The flight of Rohingya people from Myanmar has captured the attention and concern of the international community of which Sri Lanka is a member. The vast majority of those fleeing Myanmar have sought refuge in Bangladesh, India, Malaysia and neighboring countries. Only a handful has attempted to come to Sri Lanka. The plight of the Rohingyas has been evident for several years now, with its intensity at atrocities against men, women and children at unprecedented levels in the last few weeks. The National Peace Council is perturbed that the Sri Lankan government has issued instructions to the immigration authorities to deny permission to Rohingyas to enter Sri Lanka. We regret that they have been sent away without being considered as refugees.
The plight of entire communities of people who have lost their loved ones, homes and properties due to the conflict in Myanmar has a special resonance to us in Sri Lanka. Due to the ethnic conflict, terrorism and war that last over three decades, we lost over a million of our people who left the country to seek asylum in other parts of the world. The National Peace Council therefore urges the government to reconsider its decision to screen out Rohingyas to prevent them from entering Sri Lanka. We believe that just as other countries accepted asylum seekers from our country we need to reciprocate on the basis of humanitarian ideals which we have accepted as a country. Although Sri Lanka is not a signatory to the UN Convention of 1951 pertaining to the status of refugees, as a member country of the United Nations we believe it has an obligation to take on its share of international humanitarian responsibilities.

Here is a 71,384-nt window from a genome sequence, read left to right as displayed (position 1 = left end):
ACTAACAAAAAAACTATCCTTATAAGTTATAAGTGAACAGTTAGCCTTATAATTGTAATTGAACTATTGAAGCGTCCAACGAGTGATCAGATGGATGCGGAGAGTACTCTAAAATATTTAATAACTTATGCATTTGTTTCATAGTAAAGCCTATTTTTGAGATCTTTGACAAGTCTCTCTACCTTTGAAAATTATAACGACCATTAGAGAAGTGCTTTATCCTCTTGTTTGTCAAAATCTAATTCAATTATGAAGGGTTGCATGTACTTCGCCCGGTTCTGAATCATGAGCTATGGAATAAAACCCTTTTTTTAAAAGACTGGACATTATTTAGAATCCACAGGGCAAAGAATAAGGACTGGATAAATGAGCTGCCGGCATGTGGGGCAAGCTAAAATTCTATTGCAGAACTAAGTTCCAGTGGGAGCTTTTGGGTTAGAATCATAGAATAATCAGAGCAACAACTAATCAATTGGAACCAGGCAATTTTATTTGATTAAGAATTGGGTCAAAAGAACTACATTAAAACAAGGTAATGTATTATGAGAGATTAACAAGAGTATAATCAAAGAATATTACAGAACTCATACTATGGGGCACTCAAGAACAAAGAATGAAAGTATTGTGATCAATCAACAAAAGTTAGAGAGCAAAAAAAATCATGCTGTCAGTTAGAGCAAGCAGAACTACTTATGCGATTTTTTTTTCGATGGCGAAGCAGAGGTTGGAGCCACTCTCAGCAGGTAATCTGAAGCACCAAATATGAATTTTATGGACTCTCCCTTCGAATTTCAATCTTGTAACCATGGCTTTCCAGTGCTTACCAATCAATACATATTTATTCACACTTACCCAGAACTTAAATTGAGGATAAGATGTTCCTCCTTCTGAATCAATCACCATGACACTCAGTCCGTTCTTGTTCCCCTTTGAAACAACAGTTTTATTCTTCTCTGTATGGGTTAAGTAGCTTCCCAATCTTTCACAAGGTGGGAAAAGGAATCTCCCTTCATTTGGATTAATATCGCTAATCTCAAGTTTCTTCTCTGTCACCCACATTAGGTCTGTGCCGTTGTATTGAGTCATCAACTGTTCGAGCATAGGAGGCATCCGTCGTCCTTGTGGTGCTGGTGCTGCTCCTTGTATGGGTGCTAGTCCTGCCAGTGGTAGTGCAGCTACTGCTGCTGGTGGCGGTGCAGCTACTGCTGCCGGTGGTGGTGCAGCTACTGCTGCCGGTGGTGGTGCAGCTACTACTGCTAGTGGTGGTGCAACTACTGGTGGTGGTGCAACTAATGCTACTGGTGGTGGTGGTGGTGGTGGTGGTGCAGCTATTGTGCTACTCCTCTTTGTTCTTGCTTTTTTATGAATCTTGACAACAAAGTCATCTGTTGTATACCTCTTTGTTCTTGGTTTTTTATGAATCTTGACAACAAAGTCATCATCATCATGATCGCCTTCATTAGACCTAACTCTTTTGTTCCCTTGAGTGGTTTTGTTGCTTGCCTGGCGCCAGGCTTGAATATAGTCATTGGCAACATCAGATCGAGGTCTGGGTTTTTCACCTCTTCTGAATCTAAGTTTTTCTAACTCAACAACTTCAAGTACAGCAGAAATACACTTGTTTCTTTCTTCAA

We also endorse the statement issued by the leader of the Sri Lanka Muslim Congress, and Minister of City Planning and Water Supply, Rauff Hakeem, to share our concerns with the Government of Myanmar, urging an immediate end to violence against the Rohingya people, in the interest of peace and stability in the region; offer relief and rehabilitation assistance to the affected people through international agencies; issue a public statement demonstrating its clear interest in addressing the situation faced by the Rohingya people and ensuring peace and stability in the region; and call a debate or session in Parliament to explain the position of the Government of Sri Lanka urging for non-violence and peace building in Myanmar. Sri Lanka has enjoyed a long and mutually supportive relationship with Myanmar, including religious ties that bind us. Even as we proceed towards reconciliation within Sri Lanka after decades of our own war and conflict we have a duty to stand by the government of Myanmar and its people in their time of need. (By Governing Council – National Peace Council)